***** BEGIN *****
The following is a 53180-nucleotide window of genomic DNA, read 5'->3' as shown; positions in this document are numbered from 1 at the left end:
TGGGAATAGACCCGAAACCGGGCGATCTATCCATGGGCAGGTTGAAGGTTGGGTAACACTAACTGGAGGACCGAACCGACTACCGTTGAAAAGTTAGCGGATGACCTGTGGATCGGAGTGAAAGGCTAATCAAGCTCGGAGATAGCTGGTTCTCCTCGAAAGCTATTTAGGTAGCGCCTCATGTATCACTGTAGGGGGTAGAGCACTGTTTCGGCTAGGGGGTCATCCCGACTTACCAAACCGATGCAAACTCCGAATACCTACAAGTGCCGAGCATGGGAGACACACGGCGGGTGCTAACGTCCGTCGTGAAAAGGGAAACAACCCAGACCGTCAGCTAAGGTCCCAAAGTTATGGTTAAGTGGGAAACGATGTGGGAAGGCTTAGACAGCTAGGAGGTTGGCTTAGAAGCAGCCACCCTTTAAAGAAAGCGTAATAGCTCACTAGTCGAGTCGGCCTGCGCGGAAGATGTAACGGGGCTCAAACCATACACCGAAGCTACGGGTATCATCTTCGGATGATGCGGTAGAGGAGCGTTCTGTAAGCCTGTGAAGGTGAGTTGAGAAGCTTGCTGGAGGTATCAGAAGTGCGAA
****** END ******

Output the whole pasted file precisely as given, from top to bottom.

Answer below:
The following is a 53180-nucleotide window of genomic DNA, read 5'->3' as shown; positions in this document are numbered from 1 at the left end:
TGGGAATAGACCCGAAACCGGGCGATCTATCCATGGGCAGGTTGAAGGTTGGGTAACACTAACTGGAGGACCGAACCGACTACCGTTGAAAAGTTAGCGGATGACCTGTGGATCGGAGTGAAAGGCTAATCAAGCTCGGAGATAGCTGGTTCTCCTCGAAAGCTATTTAGGTAGCGCCTCATGTATCACTGTAGGGGGTAGAGCACTGTTTCGGCTAGGGGGTCATCCCGACTTACCAAACCGATGCAAACTCCGAATACCTACAAGTGCCGAGCATGGGAGACACACGGCGGGTGCTAACGTCCGTCGTGAAAAGGGAAACAACCCAGACCGTCAGCTAAGGTCCCAAAGTTATGGTTAAGTGGGAAACGATGTGGGAAGGCTTAGACAGCTAGGAGGTTGGCTTAGAAGCAGCCACCCTTTAAAGAAAGCGTAATAGCTCACTAGTCGAGTCGGCCTGCGCGGAAGATGTAACGGGGCTCAAACCATACACCGAAGCTACGGGTATCATCTTCGGATGATGCGGTAGAGGAGCGTTCTGTAAGCCTGTGAAGGTGAGTTGAGAAGCTTGCTGGAGGTATCAGAAGTGCGAA